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Re: st: RE: one-tailed tests


From   Roger Newson <r.newson@imperial.ac.uk>
To   "statalist@hsphsun2.harvard.edu" <statalist@hsphsun2.harvard.edu>
Subject   Re: st: RE: one-tailed tests
Date   Thu, 8 Jul 2010 17:39:49 +0100

My point was that tests are a means to the end of defining confidence regions. These confidence regions may be confidence intervals for a scalar parameter (eg a difference between 2 probabilities of voting Democrat), or k-dimensional confidence regions for a k-vector parameter (eg the Bonferroni boxes recommended for Bea Potter's parameter (b1,b2)), or even power-set-valued confidence regions for a set-valued parameter (eg "the set of null hypotheses that are true", estimated using multiple-test procedures).

The confidence region is defined (at least approximately) as the set of parameter values that pass the test. Most of these applications work best when the tests are 2-tailed. In the case of confidence intervals, the test must usually be 2-tailed for the confidence interval to have both an upper limit and a lower limit. In the case of multiple-test procedures, it helps if the underlying tests are 2-tailed, because, that way, the P-values are non-negatively correlated (even if the test statistics may be negatively correlated), and this makes the multiple-test procedure less conservative. Occasional exceptions arise when the distribution of the test statistic, under some hypotheses, really is one-tailed. This typically leads to confidence intervals bounded only on one side (eg confidence intervals for odds ratios extending from a lower limit to infinity), or to a requirement for conservative multiple-test procedures (eg the Holm procedure).

I hope this helps.

Best wishes

Roger


Roger B Newson BSc MSc DPhil
Lecturer in Medical Statistics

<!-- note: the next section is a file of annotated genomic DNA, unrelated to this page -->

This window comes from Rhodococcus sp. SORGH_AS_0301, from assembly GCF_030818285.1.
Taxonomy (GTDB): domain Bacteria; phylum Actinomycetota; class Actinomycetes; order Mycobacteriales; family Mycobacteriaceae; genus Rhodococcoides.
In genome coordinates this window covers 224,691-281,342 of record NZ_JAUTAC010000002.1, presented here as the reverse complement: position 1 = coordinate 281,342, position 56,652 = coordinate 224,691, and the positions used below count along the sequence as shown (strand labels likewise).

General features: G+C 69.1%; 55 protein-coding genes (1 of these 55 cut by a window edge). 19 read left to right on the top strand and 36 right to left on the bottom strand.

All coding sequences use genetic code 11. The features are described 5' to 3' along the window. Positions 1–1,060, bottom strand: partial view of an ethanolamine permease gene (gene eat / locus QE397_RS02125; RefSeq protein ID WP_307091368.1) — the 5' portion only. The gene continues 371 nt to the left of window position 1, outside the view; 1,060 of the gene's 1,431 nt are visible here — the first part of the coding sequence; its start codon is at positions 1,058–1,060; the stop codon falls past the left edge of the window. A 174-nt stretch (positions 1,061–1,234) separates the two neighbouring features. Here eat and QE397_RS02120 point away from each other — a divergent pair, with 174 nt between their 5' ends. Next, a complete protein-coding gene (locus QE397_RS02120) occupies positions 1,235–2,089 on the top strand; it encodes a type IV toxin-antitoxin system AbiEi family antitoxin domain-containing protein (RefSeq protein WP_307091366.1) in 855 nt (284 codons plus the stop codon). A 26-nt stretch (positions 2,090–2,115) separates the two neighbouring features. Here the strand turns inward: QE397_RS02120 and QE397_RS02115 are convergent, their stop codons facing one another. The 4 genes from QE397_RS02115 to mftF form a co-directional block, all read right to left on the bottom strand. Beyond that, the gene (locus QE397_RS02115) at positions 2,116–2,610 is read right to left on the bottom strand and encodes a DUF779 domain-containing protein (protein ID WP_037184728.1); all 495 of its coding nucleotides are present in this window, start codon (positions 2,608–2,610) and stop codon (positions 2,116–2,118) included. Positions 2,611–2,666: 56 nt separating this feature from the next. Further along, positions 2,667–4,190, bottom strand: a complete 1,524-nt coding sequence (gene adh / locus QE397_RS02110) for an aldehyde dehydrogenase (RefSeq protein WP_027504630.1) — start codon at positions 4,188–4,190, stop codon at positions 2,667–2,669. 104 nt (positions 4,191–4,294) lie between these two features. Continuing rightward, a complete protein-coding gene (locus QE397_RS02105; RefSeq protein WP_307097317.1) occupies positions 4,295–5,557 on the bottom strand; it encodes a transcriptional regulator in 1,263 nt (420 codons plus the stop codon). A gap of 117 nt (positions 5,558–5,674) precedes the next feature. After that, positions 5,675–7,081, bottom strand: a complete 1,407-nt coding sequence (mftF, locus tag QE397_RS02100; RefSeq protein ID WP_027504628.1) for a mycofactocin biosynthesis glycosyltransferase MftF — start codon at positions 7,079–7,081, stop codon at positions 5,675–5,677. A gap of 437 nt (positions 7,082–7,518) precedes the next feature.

Respiratory Epidemiology and Public Health Group
National Heart and Lung Institute
Imperial College London
Royal Brompton Campus
Room 33, Emmanuel Kaye Building
1B Manresa Road
London SW3 6LR
UNITED KINGDOM
Tel: +44 (0)20 7352 8121 ext 3381
Fax: +44 (0)20 7351 8322
Email: r.newson@imperial.ac.uk
Web page: http://www.imperial.ac.uk/nhli/r.newson/
Departmental Web page:
http://www1.imperial.ac.uk/medicine/about/divisions/nhli/respiration/popgenetics/reph/

Opinions expressed are those of the author, not of the institution.

On 08/07/2010 15:01, Nick Cox wrote:
I don't know why anyone would want to do any test if you can get a
confidence interval. After all, most of the best science should be
quantitative, and a confidence interval is a report on the measurement
scale of interest: it summarizes information, it indicates uncertainty
and it can be compared with your qualitative ideas on sign or direction
quite easily. If you think that something should be positive, or
increase, or whatever, you can see whether the c.i. lies the correct
side of zero, or whatever. In contrast, a yes-no test decision or even a
P-value is a more cryptic and problematic reduction of the data.

Actually, I don't know why anyone would get a confidence interval if you
can put most or all of the data on a graph. After all, a good graph
shows the main features of the data and detailed departures from those
features, and it can give you ideas on what next to do.

I have to estimate the extent to which Eric or Roger was talking tongue
in cheek, and you will have to do the same about this.

Nick
n.j.cox@durham.ac.uk

Eric Uslaner

Bea Potter asked how to do one-tailed tests and Roger Newson responded:
"I don't know why anybody would want to do a 1-tailed test, except if
the
distribution of the test statistic, under the null hypothesis, really IS
one-tailed."

I don't understand why anyone would do a two-tailed test.  If you have a
theory, that theory is directional: The more A, the more B.  A
two-tailed test is completely inappropriate for this.  E.g., in studies
of voting behavior in political science, we usually posit that party
identification is the dominant force behind voter choice.  So if you are
a strong Democrat, you will vote Democratic.  A two-tailed test would
imply that a strong Republican would be equally likely as a strong
Democrat to vote Democratic.  This is plain silly.  If you don't have a
theoretical focus, you don't have a research design worth submitting
anywhere.

So I don't understand why anyone does two-tailed tests and why Stata
(together with other statistical programs) report them as defaults.


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